> Too bad you solved it, because I have another approach. It's actually

> related, but allows for multiple classes to be lined up above a

> different X axis position. A single occurrence of a score is plotted

> above the axis label. If there are two occurrences, they are spread a

> bit left and right. If there are three, one is centered and the other

> two are spread a bit further.

>

> Sample data, starting in A2, explanation below:

>

> Class Cumul. Total Delta X Name Score 0.07

> 1 1 4 -3 0.79 AA 22

> 1 1 2 -1 0.93 BB 24

> 1 2 2 1 1.07 CC 24

> 1 1 3 -2 0.86 DD 18

> 1 2 4 -1 0.93 EE 22

> 1 2 3 0 1.00 FF 18

> 1 1 1 0 1.00 GG 15

> 1 3 3 2 1.14 HH 18

> 1 1 1 0 1.00 II 19

> 1 3 4 1 1.07 JJ 22

> 1 4 4 3 1.21 KK 22

> 1 1 1 0 1.00 LL 16

> 2 1 4 -3 1.79 MM 17

> 2 1 2 -1 1.93 NN 18

> 2 1 2 -1 1.93 OO 19

> 2 2 4 -1 1.93 PP 17

> 2 3 4 1 2.07 QQ 17

> 2 2 2 1 2.07 RR 18

> 2 1 2 -1 1.93 SS 25

> 2 2 2 1 2.07 TT 25

> 2 1 1 0 2.00 UU 24

> 2 2 2 1 2.07 VV 19

> 2 4 4 3 2.21 WW 17

> 2 1 1 0 2.00 XX 20

>

> This has scores for two classes (1 & 2). The Cumul. column (b) has the

> number so far with the same score in the same class. B3 has this array

> formula

>

> {=SUM(($G3:$G$3=G3)*($A3:$A$3=A3))}

>

> Don't type in the curly brackets; type the formula, then hold Ctrl-Shift

> while pressing Enter, and Excel adds the brackets. Drag this down to

> B26. The Total column (C) has the total number in the same class with

> the same score. C3 has this array formula

>

> {=SUM(($G$3:$G$26=G3)*($A$3:$A$26=A3))}

>

> dragged down to C26. Delta is just a column with an intermediate

> computation which will lead to the offset of the points from the center.

> The formula in D3 is

>

> =2*B3-C3-1

>

> and it's dragged down to D26. Finally, the X column has the actual X

> value for the student's plotted point. The formula in E3 is:

>

> =A3+D3*H$2

>

> H2 holds the standard horizontal offset (0.07 in my case, but it's

> adjustable) for points with the same score. In the histogram example

> Debra cited, the offset was 1, but was derived differently.

>

> All the formulas in columns B:E could be combined into a single column,

> but it's always easier to set these things up piecewise.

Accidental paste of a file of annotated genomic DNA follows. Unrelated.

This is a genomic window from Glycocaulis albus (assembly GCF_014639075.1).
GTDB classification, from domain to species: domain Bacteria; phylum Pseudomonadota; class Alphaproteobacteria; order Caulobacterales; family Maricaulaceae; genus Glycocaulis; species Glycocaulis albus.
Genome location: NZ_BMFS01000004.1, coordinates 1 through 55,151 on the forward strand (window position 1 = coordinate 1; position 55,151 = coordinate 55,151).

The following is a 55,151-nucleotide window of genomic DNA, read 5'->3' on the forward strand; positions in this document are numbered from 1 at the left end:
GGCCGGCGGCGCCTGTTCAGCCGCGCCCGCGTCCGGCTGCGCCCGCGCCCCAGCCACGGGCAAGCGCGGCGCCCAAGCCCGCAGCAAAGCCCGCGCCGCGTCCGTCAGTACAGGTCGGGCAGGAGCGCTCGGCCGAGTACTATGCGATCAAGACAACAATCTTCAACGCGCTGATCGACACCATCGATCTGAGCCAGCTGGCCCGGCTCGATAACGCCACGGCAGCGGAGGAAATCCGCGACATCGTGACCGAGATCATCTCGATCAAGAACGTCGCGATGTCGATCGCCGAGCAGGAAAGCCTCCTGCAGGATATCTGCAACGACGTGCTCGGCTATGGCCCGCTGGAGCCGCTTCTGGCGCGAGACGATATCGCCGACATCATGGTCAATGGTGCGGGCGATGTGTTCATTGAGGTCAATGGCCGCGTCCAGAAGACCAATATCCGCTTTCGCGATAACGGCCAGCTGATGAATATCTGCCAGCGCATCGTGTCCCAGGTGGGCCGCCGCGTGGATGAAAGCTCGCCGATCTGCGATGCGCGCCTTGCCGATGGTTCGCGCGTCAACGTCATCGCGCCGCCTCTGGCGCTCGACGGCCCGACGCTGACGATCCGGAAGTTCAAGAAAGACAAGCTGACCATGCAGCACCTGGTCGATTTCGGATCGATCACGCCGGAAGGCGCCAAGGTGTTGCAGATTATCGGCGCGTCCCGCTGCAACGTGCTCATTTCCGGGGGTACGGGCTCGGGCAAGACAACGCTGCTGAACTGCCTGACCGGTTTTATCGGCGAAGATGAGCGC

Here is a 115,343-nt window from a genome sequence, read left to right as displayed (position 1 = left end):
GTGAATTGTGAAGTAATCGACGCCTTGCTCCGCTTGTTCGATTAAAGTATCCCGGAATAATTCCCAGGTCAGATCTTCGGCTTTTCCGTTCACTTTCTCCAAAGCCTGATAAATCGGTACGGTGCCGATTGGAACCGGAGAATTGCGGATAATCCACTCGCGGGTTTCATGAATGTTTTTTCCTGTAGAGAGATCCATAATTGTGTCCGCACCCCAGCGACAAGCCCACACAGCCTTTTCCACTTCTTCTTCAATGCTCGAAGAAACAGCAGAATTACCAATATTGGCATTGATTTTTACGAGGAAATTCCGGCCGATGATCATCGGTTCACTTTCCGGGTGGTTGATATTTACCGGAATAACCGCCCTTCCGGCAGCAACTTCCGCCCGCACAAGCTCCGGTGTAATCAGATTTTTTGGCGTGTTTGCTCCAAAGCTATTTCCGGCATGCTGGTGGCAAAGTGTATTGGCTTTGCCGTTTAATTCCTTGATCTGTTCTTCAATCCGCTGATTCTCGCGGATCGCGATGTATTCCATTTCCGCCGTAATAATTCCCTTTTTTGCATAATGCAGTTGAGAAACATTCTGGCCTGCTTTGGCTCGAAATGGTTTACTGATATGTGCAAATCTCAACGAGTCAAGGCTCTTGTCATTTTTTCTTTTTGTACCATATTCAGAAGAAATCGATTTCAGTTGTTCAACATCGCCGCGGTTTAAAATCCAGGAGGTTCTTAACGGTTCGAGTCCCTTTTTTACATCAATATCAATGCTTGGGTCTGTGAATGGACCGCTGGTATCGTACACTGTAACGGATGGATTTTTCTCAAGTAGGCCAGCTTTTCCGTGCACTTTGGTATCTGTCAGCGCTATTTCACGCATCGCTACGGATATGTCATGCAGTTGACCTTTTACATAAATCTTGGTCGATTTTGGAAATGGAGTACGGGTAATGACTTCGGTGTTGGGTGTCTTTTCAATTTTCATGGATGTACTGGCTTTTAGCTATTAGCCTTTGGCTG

>

> Finally, Name and Score are your raw data. I used initials in place of

> names, because they are shorter, and less prone to being obscured by

> each other.

>

> Almost ready to chart the data. I set up a dummy range off to the side:

>

> Class

> A 0

> B 0

>

> A and B are the designations for the two classes being plotted in this

> example. Select this range and construct a column chart. You get A and

> B for category axis labels, and no columns appear because the values are

> 0. You could put the class averages into the cells instead of zeros,

> and these will show up on the chart. It would show that Class A (1 in

> the main table) did slightly better than class B.

>

> Now select the column with the X values, and hold the Ctrl key and

> select the corresponding scores. Copy this discontiguous range, click

> on the chart, and select Paste Special from the Edit menu. Add this as

> a new series, with categories in the first column.

>

> You get another column series added to the chart. Right click on the

> new series, choose Chart Type from the pop up menu, and pick out the

> Scatter chart type with markers and no lines. Okay your way back to the

> chart. Right click on the chart, and choose Chart Options from the pop

> up menu. Click on the Axes tab, and uncheck both secondary axes.

>

> Now use Rob Bovey's Chart Labeler (http://appspro.com) to put the

> initials onto the chart. What I did was center the labels right on the

> charted points, then formatted the points to have no markers; the labels

> are now the markers.

>

> - Jon

> -------

> Jon Peltier, Microsoft Excel MVP

> http://www.geocities.com/jonpeltier/Excel/index.html

> _______

>

> Alison wrote:

> > This is great! Thanks ever so much. Problem solved!

> >

> >>-----Original Message-----

> >>Another option is to use a custom histogram:

> >>

> >>

> >

> > http://www.geocities.com/jonpeltier/...arts/Histogram.

> > html

> >

> >>You could skip steps 8 and 9, and leave the markers as

> >

> > dots.

> >

> >>Then, use Rob Bovey's free add-in, the XY Chart Labeler,

> >

> > to add the labels:

> >

> >> http://www.appspro.com/utilities/Labeler.asp

> >>

> >>

> >>Alison wrote:

> >>

> >>>Hi,

> >>>

> >>>I hope someone can help. I'm trying to do a graph for

> >>>students test results in my class. The idea is that

> >>

> > each

> >

> >>>child will have a spot and they can find their spot on

> >>

> > the

> >

> >>>graph. The trouble is that if you choose a scatter

> >>

> > graph

> >

> >>>any students that have the same score appear as one

> >>

> > spot

> >

> >>>and I want them each to have their own spot eg 3 in a

> >>

> > row

> >

> >>>with a score of 65 etc on the y-axis. I've tried

> >>

> > scaling

> >

> >>>down the x-axis but it looks untidy and you lose

> >>

> > points.

> >

> >>>There must be an easy way to do it, this is driving me

> >>>crazy! Any help will be greatly appreciated.

> >>>

> >>>Thanks

> >>>Ali

> >>

> >>

> >>--

> >>Debra Dalgleish

> >>Excel FAQ, Tips & Book List

> >>http://www.contextures.com/tiptech.html

> >>

> >>.

> >>

> >

Hello, is it necessary to replace the x1, y1, etc values when adding them to the VBA?

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